Bridging the gap: from active to sports ready!

Tracy Ward looks at what the science says on preparing the injured athlete for a full return to sport.

February 2019. Valeriia Maslova of Rostov-Don in action. 

The goal of rehabilitation following a sports injury is to bridge the gap from an injured state to full sports readiness. This requires extensive planning to ensure loading produces the appropriate tissue adaptation to withstand the imminent sporting demands – but without causing re-injury.

Most athletes despair at being injured and urgently seek early reintegration to training and return to sport (RTS). The risks of re-injury following RTS vary among conditions and sports. However, for some of the common sports injuries, the statistics are alarmingly high. For example, evidence suggests that 30% of anterior cruciate ligament reconstructions will undergo a second surgery within 2 years of RTS(1).

Studies also show that younger athletes – aged 15-20 years – tend to return to sport earlier than those of adult age (21+ years) following an injury(1). This may be due to younger athletes having high levels of drive and low fear of re-injury, despite needing more time for neuromuscular and strength recovery compared to adults.  Yet, they frequently return to higher volumes of training with greater demands(2).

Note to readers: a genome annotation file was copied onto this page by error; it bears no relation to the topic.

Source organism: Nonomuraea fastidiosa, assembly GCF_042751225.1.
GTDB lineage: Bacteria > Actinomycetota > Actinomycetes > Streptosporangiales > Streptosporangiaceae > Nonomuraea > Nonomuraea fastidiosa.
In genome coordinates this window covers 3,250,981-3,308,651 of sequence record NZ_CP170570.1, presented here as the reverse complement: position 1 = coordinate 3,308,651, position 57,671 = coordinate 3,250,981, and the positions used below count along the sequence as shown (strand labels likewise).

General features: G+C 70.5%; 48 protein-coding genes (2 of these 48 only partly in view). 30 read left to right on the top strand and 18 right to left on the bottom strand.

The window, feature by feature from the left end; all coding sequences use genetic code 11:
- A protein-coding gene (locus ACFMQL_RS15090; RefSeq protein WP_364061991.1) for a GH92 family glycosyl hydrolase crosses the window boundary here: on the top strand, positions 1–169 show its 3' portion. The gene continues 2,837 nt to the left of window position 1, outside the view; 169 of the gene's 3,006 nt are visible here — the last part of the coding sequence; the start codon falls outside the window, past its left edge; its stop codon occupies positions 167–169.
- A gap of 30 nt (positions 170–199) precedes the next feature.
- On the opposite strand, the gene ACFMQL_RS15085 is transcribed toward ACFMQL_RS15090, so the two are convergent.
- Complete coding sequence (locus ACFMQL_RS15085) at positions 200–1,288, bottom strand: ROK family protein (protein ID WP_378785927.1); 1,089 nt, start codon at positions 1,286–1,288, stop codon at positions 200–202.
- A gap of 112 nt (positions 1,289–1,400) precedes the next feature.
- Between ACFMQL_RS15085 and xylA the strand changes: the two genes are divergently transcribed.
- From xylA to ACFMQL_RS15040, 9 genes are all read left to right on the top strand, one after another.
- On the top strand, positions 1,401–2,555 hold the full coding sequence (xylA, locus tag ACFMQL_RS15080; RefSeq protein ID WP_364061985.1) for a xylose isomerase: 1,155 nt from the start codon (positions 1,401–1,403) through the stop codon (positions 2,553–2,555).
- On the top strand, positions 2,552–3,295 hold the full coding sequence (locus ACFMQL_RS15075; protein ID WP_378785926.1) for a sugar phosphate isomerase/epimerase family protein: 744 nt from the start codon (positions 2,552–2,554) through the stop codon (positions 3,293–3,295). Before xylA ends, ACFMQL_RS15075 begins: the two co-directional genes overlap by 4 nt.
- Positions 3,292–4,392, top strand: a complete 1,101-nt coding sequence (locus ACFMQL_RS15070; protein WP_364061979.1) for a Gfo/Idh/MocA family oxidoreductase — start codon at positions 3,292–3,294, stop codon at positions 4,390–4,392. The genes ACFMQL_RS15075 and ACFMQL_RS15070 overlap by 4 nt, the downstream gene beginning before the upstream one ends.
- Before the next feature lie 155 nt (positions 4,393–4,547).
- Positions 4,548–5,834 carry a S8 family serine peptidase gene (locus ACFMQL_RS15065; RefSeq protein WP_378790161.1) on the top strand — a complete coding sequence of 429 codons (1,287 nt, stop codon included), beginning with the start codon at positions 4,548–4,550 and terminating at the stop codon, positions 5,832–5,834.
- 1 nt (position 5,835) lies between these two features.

Conversely, the athlete or clinician who progresses rehabilitation too cautiously risks a delayed RTS. This also presents complications such as fear avoidance, reduced confidence or psychological readiness, muscle inhibition, loss of skill, strength, and power. It is up to the clinician to set realistic expectations on RTS timeframes, and continuously adjust these to reflect the athlete’s condition and ability at each stage.

Achieving full muscle function is vital to successful rehabilitation and RTS. Rehabilitation should begin immediately following an injury and aim to develop re-activation of muscle activity, followed by strength, power, and endurance. Correct loading at each stage of healing creates positive tissue adaptation and on-going progression (see figure 1).

Figure 1: Tissue healing timeframe

Consequences of muscle injury

Following injury, a muscle can undergo rapid muscle atrophy due to the acute inflammation, response to pain, and immobilization. Even short periods of inactivity cause a reduction in strength, and endurance. These acute factors, along with pain, can weaken the neural input and prolong or worsen the strength deficits. Early muscle conditioning is therefore essential to minimize injury effects and the losses.